JB: I do not recall a sense that this was it for hockey at ESPN. But there were signs from the Executive Tower, with Mark Shapiro’s evangelist personality in place, that things were changing, that the NHL/ESPN era was changing fast. NHL 2Nite, the first ESPN2 show nominated for an Emmy, was no longer a nightly show. It was only on after ESPN2 games.
The culture at ESPN at that time was different than it was before and the way it is now. The NBA was now a partner, which has turned out to be an excellent decision-I believe it helped diversify ESPN. The NFL was continuing to be a mushroom cloud of cash and success and Shapiro was thinking big outside the batter’s box- movies, cell phones, Hollywood-and he clearly felt the NHL was a drag compared to the 120 million dollar rights fees – which it was at the time. Low scoring, slow games, lacking speed, youth, and skill.
But Shapiro didn’t see the potential. He didn’t know who Sidney Crosby was. Or Alex Ovechkin. Or Evgeni Malkin. He should have asked me. I could have told him after the lockout there would be an infusion of youth, no more hooking, and shootouts. But he torched the NHL relationship and then he quit ESPN and that was that.
I think that Shapiro era, however, was necessary in terms of expanding the vision of ESPN, creating as much of an edge a corporation can engineer, and energizing this incredibly successful company with youth and energy. It took a long time to get a gym here. The cafeteria was two vending machines when I arrived here. Now the cafeteria is immaculate and diverse. The campus was bland and sloppy. Now the grounds are immaculate and it’s like working at a sports amusement park. Maybe that would have happened anyway, but Shapiro was energetic, in shape, dressed well, and had a production backround with success so he did, in my opinion, make a contribution with his energy. I wasn’t in negotiating rooms so maybe others have either a more positive or negative view of him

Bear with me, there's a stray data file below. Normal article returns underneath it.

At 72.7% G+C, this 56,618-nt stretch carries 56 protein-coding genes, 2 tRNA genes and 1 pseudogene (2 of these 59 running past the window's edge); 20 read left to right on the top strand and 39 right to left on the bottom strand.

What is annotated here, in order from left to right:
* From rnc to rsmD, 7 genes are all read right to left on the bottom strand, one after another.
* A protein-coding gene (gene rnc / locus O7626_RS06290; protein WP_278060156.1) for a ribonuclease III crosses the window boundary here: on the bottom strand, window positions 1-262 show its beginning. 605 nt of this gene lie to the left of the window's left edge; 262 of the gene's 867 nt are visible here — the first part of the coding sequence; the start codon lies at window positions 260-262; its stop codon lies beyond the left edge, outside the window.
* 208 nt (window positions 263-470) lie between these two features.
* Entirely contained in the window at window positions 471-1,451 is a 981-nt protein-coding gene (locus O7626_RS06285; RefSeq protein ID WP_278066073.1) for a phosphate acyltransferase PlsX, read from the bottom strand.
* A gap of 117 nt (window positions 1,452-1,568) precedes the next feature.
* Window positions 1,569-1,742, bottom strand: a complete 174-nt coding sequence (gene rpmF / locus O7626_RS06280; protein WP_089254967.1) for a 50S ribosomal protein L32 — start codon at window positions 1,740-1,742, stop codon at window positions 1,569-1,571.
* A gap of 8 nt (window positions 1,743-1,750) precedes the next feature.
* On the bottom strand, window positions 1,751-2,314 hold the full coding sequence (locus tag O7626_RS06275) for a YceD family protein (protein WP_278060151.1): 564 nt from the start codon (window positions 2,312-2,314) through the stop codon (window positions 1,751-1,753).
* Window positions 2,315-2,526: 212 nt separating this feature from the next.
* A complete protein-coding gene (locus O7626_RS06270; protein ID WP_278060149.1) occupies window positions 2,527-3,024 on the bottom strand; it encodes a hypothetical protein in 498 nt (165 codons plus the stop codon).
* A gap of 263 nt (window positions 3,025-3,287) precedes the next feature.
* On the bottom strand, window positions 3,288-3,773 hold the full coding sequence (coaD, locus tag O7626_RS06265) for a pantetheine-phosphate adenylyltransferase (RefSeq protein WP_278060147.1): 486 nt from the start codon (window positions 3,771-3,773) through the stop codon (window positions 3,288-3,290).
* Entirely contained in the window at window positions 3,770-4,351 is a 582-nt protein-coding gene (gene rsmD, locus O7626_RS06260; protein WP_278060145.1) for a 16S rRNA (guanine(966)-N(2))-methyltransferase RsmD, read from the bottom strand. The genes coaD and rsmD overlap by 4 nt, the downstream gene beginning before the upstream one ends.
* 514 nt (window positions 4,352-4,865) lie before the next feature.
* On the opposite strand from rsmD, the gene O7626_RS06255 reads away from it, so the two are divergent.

I also think the era was useful in understanding our DNA to make better business decisions as a network like John Skipper’s recommendation of heavily investing in World Cup soccer. I put our South Africa World Cup production against any Super Bowl. It reminded me of CBC’s NHL coverage and that made me really proud. Nobody produces live events right now like ESPN. We keep getting better in that regard. I would love to see us do an NHL hockey game right now.
I believe ESPN executive team now is by and large, terrific. Great people and great minds led by the cool and classy George Bodenheimer, our President. That dude is legit. If you can’t do a deal with him, you can’t do a deal. He actually would make a great commissioner of a sport as well. There is nothing worse than working for people you don’t respect and that, with very few exceptions, is not the case at ESPN.
ESPN is a terrific place to work. The company continues to grow and add jobs. It still has a pension, a 401K, and free Disney passes. The core group of people are smart, passionate, and hard working. End of story.
But, back to the NHL in 2004 and its relationship with ESPN. Simply put, while the NHL Executive staff was always and is great to work with, there were NHL teams, mostly the successful or large market, that were absolutely atrocious to deal with. Arrogant, old thinking, lazy, and/or rude. We would have to beg and plead to get the most elementary of requests. I did multiple LA Kings stories because they were so great to deal with and so forward thinking. Individual owners and Board of Governor members were dragging the sport down.
In-game interviews with coaches and players? We would have been stabbed in the neck if we made that request. It was probably a combination of Shapiro pushing hard, too hard in spots, and the NHL being behind the times in 2004 in terms of how the league, starting with the owners, thought about the game and marketing it.
Clearly, that has changed for the better. The lockout reset the egos and the fan is better off for it. The NHL has an excellent website, an excellent NHL Network, and teams with 21st Century PR staffs. Not having them as a partner at ESPN has been a void for me, and I think the network, but with Melrose still here and my ESPN.com blogumn/vlogumn going on its 11th year, I still feel connected.